Self-Harm: Reasons, Symptoms, and Treatment
Everyone needs a way to cope with their emotions when we face very difficult feelings, painful memories, or overwhelming situations. Hopefully, we find healthy coping skills, but sometimes, we turn towards more destructive methods to manage our feelings, such as substance abuse, promiscuity, overeating, or other damaging behaviors. For some people, when their emotions feel out of control, they turn to self-harm looking for a release. Self-harm or self-injury are any forms of hurting oneself on purpose.
Reasons People Self-Harm
Some people might self-harm as a way to:
- express something that is hard to put into words,
- turn invisible thoughts or feelings into something visible,
- change emotional pain into physical pain,
- develop a sense of control over their lives,
- distract themselves from negative feelings,
- escape traumatic memories,
- punish themselves for things they think they have done wrong,
- feel something physical if they are feeling numb or disconnected emotionally, or
- express suicidal feelings and thoughts without taking their own life.
Types of Self-Harm
Self-harm can be anything someone does to purposely hurt their body, which can be a wide-ranging list. Here are some of the most common types of self-injury:
- Carving words or symbols into the skin
- Banging head against a hard surface
- Hitting oneself
- Piercing the skin with sharp objects such as hairpins
- Pulling out hair
- Picking at existing wounds to keep them from healing
Symptoms of Self-Harm
If you’re concerned that your teen is engaging in self-harm, you can look for these warning signs:
- Fresh cuts, burns, scratches, or bruises
- Rubbing an area excessively to create a burn
- Having sharp objects on hand
- Wearing long sleeves or long pants, even in hot weather
Note that this is not a comprehensive list, so you could observe other signs. Additionally, you should not assume your teen is self-harming if you see one warning sign. You would need to more than one wound combined with emotional distress, such as depression, difficulty with interpersonal relationships, feelings of worthlessness, or emotional instability.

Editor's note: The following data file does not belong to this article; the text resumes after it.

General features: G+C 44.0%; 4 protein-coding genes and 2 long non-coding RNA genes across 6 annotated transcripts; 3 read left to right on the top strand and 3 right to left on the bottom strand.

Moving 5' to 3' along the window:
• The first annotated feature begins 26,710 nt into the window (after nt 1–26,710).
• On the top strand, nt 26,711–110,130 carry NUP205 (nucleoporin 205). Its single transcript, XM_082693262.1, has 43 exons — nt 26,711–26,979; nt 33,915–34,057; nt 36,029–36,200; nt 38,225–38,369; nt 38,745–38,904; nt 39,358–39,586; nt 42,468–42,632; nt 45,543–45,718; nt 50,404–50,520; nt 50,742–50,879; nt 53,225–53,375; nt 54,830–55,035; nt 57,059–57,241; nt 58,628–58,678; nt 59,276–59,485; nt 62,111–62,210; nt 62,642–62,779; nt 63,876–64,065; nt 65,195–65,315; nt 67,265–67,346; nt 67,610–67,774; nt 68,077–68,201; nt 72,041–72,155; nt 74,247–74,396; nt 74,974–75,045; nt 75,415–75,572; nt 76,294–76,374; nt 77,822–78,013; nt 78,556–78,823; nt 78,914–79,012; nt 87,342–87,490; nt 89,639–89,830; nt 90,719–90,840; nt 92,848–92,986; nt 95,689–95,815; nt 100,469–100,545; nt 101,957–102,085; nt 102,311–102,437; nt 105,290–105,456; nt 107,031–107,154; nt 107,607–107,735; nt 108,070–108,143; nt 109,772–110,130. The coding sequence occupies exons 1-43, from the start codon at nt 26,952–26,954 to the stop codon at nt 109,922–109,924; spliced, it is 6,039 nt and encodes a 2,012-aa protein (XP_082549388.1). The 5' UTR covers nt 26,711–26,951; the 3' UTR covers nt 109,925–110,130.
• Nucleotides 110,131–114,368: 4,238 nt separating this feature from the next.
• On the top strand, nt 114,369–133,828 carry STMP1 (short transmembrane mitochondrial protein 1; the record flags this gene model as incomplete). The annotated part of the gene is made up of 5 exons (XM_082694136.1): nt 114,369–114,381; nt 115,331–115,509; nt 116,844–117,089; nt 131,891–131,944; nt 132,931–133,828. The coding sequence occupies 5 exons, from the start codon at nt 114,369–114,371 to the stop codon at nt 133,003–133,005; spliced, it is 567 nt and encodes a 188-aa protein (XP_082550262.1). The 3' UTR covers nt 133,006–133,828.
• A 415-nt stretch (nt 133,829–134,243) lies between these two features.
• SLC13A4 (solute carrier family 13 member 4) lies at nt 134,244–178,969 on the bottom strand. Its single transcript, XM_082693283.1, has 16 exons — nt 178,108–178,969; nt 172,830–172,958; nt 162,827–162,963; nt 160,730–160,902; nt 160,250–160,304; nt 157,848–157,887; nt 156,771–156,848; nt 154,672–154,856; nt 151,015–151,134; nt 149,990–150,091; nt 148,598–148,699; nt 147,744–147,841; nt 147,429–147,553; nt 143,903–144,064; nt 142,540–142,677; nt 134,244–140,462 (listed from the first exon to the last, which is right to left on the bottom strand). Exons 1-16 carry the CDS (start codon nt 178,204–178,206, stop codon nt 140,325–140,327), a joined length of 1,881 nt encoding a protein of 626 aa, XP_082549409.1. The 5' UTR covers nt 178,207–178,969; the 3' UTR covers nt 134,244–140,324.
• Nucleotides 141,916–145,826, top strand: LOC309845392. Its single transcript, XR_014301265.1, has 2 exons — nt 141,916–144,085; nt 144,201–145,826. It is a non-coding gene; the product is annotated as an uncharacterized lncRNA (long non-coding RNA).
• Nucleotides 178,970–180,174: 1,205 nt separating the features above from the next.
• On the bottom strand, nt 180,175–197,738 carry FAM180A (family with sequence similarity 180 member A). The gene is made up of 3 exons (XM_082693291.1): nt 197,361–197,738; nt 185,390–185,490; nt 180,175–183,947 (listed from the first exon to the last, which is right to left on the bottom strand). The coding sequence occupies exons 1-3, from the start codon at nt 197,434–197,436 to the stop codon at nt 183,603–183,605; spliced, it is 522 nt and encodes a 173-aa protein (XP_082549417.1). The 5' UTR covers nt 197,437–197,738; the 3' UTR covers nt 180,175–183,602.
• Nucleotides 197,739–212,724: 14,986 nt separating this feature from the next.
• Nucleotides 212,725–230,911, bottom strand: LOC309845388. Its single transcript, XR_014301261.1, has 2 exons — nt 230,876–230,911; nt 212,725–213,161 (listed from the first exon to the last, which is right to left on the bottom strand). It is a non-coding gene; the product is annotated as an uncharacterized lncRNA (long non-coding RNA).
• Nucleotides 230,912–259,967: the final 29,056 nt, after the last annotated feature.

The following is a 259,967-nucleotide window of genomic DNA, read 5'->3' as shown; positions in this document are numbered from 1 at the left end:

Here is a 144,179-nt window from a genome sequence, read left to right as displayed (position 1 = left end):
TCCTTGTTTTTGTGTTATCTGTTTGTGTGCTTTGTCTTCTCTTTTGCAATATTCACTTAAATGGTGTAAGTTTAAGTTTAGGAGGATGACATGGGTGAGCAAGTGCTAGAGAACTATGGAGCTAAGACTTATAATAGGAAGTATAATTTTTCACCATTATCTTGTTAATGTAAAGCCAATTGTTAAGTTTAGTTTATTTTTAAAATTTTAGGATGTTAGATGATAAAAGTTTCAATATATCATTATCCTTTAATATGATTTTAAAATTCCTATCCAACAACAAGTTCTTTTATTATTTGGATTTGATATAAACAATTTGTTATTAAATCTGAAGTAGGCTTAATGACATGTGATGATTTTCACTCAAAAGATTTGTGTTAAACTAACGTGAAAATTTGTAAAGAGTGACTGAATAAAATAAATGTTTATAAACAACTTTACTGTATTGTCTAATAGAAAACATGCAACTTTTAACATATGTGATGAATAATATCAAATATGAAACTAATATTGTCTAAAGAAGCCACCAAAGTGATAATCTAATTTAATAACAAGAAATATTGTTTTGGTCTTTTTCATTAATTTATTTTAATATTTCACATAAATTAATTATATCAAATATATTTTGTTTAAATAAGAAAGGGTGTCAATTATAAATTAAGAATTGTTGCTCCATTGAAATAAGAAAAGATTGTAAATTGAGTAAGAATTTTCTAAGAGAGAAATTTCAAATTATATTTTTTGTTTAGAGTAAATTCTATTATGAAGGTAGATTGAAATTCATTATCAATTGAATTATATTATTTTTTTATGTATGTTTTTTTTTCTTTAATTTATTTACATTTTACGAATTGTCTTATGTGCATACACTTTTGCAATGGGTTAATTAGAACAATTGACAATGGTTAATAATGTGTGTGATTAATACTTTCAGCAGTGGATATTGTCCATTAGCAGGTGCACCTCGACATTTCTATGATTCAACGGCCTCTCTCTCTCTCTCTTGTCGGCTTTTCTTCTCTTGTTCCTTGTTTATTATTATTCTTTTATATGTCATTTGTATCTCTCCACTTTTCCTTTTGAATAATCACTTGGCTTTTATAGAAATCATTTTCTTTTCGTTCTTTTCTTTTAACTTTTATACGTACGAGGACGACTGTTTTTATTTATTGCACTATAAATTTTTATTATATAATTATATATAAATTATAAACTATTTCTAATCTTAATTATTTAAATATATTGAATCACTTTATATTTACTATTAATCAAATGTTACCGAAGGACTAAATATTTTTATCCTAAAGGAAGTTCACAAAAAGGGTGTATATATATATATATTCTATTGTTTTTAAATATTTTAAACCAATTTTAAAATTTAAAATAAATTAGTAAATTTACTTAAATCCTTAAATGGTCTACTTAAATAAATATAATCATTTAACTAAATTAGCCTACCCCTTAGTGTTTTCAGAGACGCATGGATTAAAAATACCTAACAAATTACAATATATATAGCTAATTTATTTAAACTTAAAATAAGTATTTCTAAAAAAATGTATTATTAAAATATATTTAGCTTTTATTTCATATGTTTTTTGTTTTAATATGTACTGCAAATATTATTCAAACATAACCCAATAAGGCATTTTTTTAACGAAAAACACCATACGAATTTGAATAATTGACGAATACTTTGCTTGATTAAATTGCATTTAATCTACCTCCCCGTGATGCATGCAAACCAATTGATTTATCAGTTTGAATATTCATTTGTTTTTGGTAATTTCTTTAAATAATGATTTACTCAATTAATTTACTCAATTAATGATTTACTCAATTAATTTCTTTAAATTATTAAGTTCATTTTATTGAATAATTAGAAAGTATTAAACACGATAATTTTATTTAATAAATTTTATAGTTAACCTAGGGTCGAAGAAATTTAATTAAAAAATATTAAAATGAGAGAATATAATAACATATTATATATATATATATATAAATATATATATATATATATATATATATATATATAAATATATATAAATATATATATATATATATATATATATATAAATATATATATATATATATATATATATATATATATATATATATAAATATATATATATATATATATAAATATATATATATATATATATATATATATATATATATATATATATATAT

How to Help Someone Who Is Self-Harming
If you suspect that your teen is self-harming, the most important thing to do is to seek professional help from a trained therapist, counselor, psychologist or psychiatrist. Self-harm is serious, and while it rarely leads to death, it can still be dangerous physically and emotionally. Talking to someone who understands self-harm and who can offer support is incredibly valuable. Trained professionals can help a teen recognize and explore the feelings that lead them to want to hurt themselves. They can also help them identify alternative coping mechanisms that are healthier both mentally and physically. Self-harm is a very treatable condition with therapy, but hard to tackle on your own.
How to Prevent Self-Harm
We all have experiences that are painful, traumatic, or overwhelming. As a results, all of us need ways to cope with and process these strong emotions. If teens aren’t taught healthy ways to cope, they might turn to more destructive methods, such as self-harm. Every parent should discuss healthy coping mechanisms with their children before problems arise. Here are some ideas:
- Get creative. Studies show that making art can help people process emotions. For many people, the process of painting, doodling, taking photographs, sculpting, or creating a collage can be very calming.
- Exercise. Exercise can release endorphins. Encourage teens to get moving when stressed. This can mean throwing punches at a boxing bag or kickboxing class, taking a run, bike riding around the neighborhood, or even shooting hoops in the driveway.
- Meditate. Researchers have discovered that mindfulness, meditation and yoga relax people and improve moods. Encourage teens to try using an app like Calm or Headspace to try meditation.
- Breathe. When we are stressed, our body naturally takes faster, shallower breaths. By consciously taking slow, deep breaths, we communicate to our body to calm down. There are many different breathing exercises that can help us work through our emotions. Look online for different techniques.
- Playing music. Music has been shown to speed healing, calm anxiety, and reduce depression. Listening (and dancing) to a favorite song or playing an instrument can be a great stress reliever or a powerful way to express emotions.
- Journal. There’s no better way to express your emotions than to write them down. Studies show that journaling can be very therapeutic for processing difficult feelings. Teens can either write frequently in a favorite notebook, almost like a diary, or they might even find it healing to write negative emotions down on a loose-leaf sheet of paper and then either burn the paper or crumble it up and throw it away.
A lot of people who self-harm do so because they are dealing with painful emotions. It’s important to recognize the other person’s pain and listen to their feelings without judgment. To recover from self-harm, the individual must address painful emotions at the root of the behavior and also break a habit that has brought them comfort from pain. Finally, keep in mind that the stigma surrounding mental illness and self-harm creates shame and embarrassment, making it hard for people who self-harm to get help. This is not easy – they will need patience and support – but it can be overcome.